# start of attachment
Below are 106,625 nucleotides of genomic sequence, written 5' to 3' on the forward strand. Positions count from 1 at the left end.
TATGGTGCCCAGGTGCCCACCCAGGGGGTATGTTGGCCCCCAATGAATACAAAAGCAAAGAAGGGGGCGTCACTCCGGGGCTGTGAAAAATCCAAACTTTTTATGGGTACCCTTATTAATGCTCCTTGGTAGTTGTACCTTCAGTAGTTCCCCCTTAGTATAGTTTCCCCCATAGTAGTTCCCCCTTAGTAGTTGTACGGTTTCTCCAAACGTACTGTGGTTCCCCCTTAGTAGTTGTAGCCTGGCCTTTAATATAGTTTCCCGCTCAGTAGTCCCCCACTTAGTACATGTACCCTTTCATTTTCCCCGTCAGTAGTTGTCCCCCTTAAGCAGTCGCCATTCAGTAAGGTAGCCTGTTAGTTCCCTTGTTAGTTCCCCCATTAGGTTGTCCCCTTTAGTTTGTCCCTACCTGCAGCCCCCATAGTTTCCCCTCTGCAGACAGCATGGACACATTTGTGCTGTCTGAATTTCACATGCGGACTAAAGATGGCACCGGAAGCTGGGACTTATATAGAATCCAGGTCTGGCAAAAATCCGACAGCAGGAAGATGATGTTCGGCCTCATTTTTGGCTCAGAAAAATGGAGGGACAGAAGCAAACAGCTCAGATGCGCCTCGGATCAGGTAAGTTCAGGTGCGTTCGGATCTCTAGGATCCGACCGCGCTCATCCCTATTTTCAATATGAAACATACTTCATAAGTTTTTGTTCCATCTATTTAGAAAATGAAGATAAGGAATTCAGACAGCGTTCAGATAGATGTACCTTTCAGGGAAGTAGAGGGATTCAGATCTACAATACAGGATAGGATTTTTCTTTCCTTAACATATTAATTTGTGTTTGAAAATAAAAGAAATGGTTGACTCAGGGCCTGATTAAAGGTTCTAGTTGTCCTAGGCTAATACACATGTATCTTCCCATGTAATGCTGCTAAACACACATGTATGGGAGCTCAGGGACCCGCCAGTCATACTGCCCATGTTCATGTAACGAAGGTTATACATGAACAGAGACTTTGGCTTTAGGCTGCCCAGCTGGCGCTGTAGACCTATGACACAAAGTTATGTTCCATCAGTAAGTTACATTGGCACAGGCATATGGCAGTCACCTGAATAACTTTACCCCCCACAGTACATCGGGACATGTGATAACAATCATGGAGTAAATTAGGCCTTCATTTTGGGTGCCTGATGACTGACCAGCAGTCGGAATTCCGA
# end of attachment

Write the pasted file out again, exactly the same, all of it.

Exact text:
Below are 106,625 nucleotides of genomic sequence, written 5' to 3' on the forward strand. Positions count from 1 at the left end.
TATGGTGCCCAGGTGCCCACCCAGGGGGTATGTTGGCCCCCAATGAATACAAAAGCAAAGAAGGGGGCGTCACTCCGGGGCTGTGAAAAATCCAAACTTTTTATGGGTACCCTTATTAATGCTCCTTGGTAGTTGTACCTTCAGTAGTTCCCCCTTAGTATAGTTTCCCCCATAGTAGTTCCCCCTTAGTAGTTGTACGGTTTCTCCAAACGTACTGTGGTTCCCCCTTAGTAGTTGTAGCCTGGCCTTTAATATAGTTTCCCGCTCAGTAGTCCCCCACTTAGTACATGTACCCTTTCATTTTCCCCGTCAGTAGTTGTCCCCCTTAAGCAGTCGCCATTCAGTAAGGTAGCCTGTTAGTTCCCTTGTTAGTTCCCCCATTAGGTTGTCCCCTTTAGTTTGTCCCTACCTGCAGCCCCCATAGTTTCCCCTCTGCAGACAGCATGGACACATTTGTGCTGTCTGAATTTCACATGCGGACTAAAGATGGCACCGGAAGCTGGGACTTATATAGAATCCAGGTCTGGCAAAAATCCGACAGCAGGAAGATGATGTTCGGCCTCATTTTTGGCTCAGAAAAATGGAGGGACAGAAGCAAACAGCTCAGATGCGCCTCGGATCAGGTAAGTTCAGGTGCGTTCGGATCTCTAGGATCCGACCGCGCTCATCCCTATTTTCAATATGAAACATACTTCATAAGTTTTTGTTCCATCTATTTAGAAAATGAAGATAAGGAATTCAGACAGCGTTCAGATAGATGTACCTTTCAGGGAAGTAGAGGGATTCAGATCTACAATACAGGATAGGATTTTTCTTTCCTTAACATATTAATTTGTGTTTGAAAATAAAAGAAATGGTTGACTCAGGGCCTGATTAAAGGTTCTAGTTGTCCTAGGCTAATACACATGTATCTTCCCATGTAATGCTGCTAAACACACATGTATGGGAGCTCAGGGACCCGCCAGTCATACTGCCCATGTTCATGTAACGAAGGTTATACATGAACAGAGACTTTGGCTTTAGGCTGCCCAGCTGGCGCTGTAGACCTATGACACAAAGTTATGTTCCATCAGTAAGTTACATTGGCACAGGCATATGGCAGTCACCTGAATAACTTTACCCCCCACAGTACATCGGGACATGTGATAACAATCATGGAGTAAATTAGGCCTTCATTTTGGGTGCCTGATGACTGACCAGCAGTCGGAATTCCGA